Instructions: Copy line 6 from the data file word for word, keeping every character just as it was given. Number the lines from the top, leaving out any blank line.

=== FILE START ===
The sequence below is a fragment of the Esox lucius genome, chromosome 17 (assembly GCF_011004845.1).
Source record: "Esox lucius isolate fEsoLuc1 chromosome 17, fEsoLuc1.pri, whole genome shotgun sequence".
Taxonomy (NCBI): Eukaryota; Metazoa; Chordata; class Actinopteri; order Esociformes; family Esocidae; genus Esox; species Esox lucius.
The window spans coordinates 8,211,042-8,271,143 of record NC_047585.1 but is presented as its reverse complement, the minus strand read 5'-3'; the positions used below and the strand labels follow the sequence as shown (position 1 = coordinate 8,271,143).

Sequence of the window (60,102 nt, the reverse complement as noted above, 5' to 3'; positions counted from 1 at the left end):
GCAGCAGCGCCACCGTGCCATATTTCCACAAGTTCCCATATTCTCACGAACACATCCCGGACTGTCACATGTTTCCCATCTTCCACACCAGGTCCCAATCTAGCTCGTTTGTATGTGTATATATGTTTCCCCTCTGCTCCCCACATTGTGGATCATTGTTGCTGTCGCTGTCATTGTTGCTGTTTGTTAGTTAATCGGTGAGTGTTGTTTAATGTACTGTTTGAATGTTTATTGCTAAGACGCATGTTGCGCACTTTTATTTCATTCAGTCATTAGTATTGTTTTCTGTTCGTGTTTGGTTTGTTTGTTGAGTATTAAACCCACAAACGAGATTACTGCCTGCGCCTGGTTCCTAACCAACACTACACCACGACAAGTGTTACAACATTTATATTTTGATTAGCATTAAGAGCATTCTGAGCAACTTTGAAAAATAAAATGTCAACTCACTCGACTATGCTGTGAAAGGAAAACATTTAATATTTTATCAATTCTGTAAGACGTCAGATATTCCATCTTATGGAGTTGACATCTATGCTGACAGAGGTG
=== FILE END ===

GCAGCAGCGCCACCGTGCCATATTTCCACAAGTTCCCATATTCTCACGAACACATCCCGGACTGTCACATGTTTCCCATCTTCCACACCAGGTCCCAATCTAGCTCGTTTGTATGTGTATATATGTTTCCCCTCTGCTCCCCACATTGTGGATCATTGTTGCTGTCGCTGTCATTGTTGCTGTTTGTTAGTTAATCGGTGAGTGTTGTTTAATGTACTGTTTGAATGTTTATTGCTAAGACGCATGTTGCGCACTTTTATTTCATTCAGTCATTAGTATTGTTTTCTGTTCGTGTTTGGTTTGTTTGTTGAGTATTAAACCCACAAACGAGATTACTGCCTGCGCCTGGTTCCTAACCAACACTACACCACGACAAGTGTTACAACATTTATATTTTGATTAGCATTAAGAGCATTCTGAGCAACTTTGAAAAATAAAATGTCAACTCACTCGACTATGCTGTGAAAGGAAAACATTTAATATTTTATCAATTCTGTAAGACGTCAGATATTCCATCTTATGGAGTTGACATCTATGCTGACAGAGGTG